• BIO 461 Principles of Physiology
  • Module 1.0. Homeostasis, Membranes, Electrophysiology and ANS
  • Module 2.0. Skeletal Muscle and Special Senses
  • Module 3.0. Cardiovascular System
  • Module 4.0. Urinary and Respiratory Systems
  • Module 5.0. Digestive, Endocrine and Reproductive Systems
  • Appendix A. Gender
  • Appendix B. The Placebo Effect
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  • 1.5.7

    Receptors of the ANS

    Usually, a particular receptor subtype for each division of the ANS will dominate in a certain gland or organ. In general, activation of some receptor subtypes leads to stimulation of the effector and activation of others to inhibition of the effector. Even numbered subtypes are usually inhibitory and odd numbered subtypes are usually excitatory, but there are no hard and fast rules. Ultimately, the relative amounts of each receptor subtype expressed in the tissue will determine the overall effect (stimulation or inhibition) on the particular gland or organ. Similar to how neurons can be classified by the neurotransmitter they release, receptors can be classified by the type of neurotransmitter they receive. Cholinergic receptors receive acetylcholine and adrenergic receptors bind to catecholamines. This can get confusing at times because it is possible that a adrenergic neuron (one that releases norepinephrine) will have cholinergic receptors. This would be the case for most of the post ganglionic neurons in the sympathetic nervous system.

    Cholinergic Receptors

    As mentioned, preganglionic neurons of both sympathetic and parasympathetic divisions produce and release ACH. The receptors for ACH are known as cholinergic receptors. There are two main subtypes of cholinergic receptors; nicotinic and muscarinic. They are named after alkaloids found in tobacco and certain mushrooms respectively. The alkaloid nicotine specifically activates nicotinic cholinergic receptors, while muscarin activates muscarinic cholinergic receptors, and ACH activates both types. The cell bodies of postganglionic neurons for both sympathetic and parasympathetic nervous systems express nicotinic receptors (see figure above). To distinguish nicotinic receptors in neurons from nicotinic receptors found in the neuromuscular junction, we use the terms nicotinic (N1 or N2) cholinergic receptors. N1 are located in the neuromuscular junction and N2 are used in the ANS. Similar to the neuromuscular junction, stimulation of nicotinic type II (N2) channels results in the entry of Na+ which depolarizes the post synaptic neuron.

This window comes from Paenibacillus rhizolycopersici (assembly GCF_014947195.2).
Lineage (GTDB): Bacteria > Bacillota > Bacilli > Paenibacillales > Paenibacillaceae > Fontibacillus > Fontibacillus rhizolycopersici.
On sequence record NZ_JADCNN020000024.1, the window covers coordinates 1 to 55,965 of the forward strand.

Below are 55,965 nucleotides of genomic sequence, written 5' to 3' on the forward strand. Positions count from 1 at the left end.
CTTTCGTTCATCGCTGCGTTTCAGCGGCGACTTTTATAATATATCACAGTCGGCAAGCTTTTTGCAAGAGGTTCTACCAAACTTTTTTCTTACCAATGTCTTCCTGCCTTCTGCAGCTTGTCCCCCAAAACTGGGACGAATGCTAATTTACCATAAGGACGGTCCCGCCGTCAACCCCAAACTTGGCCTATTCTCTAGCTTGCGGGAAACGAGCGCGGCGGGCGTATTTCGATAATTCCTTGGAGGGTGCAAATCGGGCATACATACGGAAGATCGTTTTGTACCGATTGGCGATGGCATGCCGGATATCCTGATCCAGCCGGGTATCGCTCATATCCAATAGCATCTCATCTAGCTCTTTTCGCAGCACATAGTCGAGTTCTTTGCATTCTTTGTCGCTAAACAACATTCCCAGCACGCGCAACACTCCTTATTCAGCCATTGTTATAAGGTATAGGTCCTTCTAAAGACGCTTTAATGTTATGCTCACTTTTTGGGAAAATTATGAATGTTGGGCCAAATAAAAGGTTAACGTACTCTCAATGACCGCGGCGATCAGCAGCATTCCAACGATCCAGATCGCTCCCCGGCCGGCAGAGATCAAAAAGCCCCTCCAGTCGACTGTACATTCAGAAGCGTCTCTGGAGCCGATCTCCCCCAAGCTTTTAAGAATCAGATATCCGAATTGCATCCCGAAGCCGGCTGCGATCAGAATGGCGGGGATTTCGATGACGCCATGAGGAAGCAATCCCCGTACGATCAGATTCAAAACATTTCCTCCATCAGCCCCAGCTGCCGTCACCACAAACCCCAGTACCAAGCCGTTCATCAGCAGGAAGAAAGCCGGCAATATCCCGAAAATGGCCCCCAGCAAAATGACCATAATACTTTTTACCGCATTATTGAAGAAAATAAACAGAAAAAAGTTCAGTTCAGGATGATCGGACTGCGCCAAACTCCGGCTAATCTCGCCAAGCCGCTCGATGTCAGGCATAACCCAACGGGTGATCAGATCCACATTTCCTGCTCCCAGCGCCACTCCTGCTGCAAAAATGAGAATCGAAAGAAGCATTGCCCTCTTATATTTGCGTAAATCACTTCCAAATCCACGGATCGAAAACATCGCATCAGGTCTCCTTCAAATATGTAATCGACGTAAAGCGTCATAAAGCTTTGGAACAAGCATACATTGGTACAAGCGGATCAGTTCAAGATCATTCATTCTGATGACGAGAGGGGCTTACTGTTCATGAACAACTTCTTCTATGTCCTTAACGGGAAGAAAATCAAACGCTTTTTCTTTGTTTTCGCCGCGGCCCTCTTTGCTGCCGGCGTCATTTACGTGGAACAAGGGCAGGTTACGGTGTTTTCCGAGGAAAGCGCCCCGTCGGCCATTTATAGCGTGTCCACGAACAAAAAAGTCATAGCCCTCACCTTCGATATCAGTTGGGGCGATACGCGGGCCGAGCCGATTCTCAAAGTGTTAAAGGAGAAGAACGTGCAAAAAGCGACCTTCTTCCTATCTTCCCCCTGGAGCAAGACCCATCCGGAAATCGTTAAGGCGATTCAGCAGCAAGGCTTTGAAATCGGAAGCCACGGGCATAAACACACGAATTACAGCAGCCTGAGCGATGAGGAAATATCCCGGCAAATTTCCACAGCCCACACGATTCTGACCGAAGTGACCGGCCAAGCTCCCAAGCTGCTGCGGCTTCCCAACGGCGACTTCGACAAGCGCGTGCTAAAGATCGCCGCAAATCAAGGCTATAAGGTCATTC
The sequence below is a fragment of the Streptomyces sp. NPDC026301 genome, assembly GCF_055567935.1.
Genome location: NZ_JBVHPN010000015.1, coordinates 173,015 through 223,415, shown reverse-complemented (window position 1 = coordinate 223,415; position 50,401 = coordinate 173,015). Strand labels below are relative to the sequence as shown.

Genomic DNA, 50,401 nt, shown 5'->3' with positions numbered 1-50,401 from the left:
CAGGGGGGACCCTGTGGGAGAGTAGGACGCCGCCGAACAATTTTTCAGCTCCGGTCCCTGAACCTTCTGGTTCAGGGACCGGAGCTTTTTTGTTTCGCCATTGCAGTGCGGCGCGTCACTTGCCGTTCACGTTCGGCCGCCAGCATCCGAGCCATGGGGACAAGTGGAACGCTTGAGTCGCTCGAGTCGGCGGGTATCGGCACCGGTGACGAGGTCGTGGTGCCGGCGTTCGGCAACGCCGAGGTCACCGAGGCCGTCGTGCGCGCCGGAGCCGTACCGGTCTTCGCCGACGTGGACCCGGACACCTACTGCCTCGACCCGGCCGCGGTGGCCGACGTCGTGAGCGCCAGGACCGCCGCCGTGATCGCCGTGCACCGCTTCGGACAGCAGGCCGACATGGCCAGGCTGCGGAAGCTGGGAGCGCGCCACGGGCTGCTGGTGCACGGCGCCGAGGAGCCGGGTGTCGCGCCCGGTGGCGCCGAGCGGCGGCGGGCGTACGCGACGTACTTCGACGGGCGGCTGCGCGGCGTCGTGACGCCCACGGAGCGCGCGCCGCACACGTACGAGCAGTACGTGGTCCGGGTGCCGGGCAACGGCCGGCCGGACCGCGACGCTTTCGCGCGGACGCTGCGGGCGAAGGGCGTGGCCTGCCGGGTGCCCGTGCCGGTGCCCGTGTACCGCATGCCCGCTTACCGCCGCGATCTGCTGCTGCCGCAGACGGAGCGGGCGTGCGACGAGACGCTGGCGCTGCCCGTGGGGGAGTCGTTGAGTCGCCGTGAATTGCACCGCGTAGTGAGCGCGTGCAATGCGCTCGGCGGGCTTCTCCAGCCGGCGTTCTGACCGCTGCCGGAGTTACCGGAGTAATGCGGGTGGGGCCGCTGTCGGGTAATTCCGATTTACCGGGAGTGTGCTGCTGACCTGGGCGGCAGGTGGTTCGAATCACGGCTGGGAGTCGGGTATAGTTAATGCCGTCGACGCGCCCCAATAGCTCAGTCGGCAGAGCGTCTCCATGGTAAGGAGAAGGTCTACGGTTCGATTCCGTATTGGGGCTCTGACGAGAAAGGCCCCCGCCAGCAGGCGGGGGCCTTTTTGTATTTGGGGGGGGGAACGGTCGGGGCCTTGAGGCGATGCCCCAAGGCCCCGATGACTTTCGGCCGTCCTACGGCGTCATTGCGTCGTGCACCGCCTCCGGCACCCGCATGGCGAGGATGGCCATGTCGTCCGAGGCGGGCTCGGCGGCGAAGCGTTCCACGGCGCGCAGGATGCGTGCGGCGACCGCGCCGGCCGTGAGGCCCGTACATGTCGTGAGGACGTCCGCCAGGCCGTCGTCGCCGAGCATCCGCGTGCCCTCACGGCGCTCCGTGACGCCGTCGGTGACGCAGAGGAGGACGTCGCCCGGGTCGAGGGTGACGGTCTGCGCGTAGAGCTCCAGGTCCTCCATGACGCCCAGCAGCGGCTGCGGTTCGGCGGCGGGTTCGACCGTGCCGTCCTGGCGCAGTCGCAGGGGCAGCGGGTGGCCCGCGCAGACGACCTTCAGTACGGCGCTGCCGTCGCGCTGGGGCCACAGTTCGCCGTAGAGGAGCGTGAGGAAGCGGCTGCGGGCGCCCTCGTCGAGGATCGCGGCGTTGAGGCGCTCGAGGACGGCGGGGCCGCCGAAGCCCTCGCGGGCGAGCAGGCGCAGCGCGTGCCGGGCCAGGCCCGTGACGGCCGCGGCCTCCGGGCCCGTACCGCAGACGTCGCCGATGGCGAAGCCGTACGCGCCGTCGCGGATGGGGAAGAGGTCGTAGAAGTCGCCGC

Muscarinic receptors (M) are located on cells of all parasympathetic effectors and on cells of some sweat glands innervated by the sympathetic nervous system. There are several subtypes of muscarinic receptors (M1-M5) which may be stimulatory (depolarization) or inhibitory (hyperpolarization)

    Adrenergic Receptors

    As mentioned, neurons that produce and release the neurotransmitter NE are known as adrenergic neurons. NE is secreted by postganglionic neurons of the sympathetic nervous system and binds to adrenergic receptors expressed on effector cells. Epinephrine (EPI) released by the adrenal gland also binds to adrenergic receptors expressed on effectors (see figure above). There are two main types of adrenergic receptors, namely, alpha and beta which have several subtypes. For our purposes, we will focus on the following five subtypes: alpha 1, 2, and beta 1, 2, and 3. Activation of adrenergic receptors expressed on effectors by NE or EPI may result in stimulation or inhibition of the effector depending on the tissue involved. Odd subtypes of adrenergic receptors (alpha 1, and beta 1, and 3) generally have stimulatory effects and even subtypes (alpha 2 and beta 2) have inhibitory effects. NE has a stronger affinity for alpha 1 receptors than EPI and EPI has a stronger affinity for Beta-2 receptors than NE. Below is a table that summarizes the receptor types and the second messenger system involved with stimulation of that receptor. 


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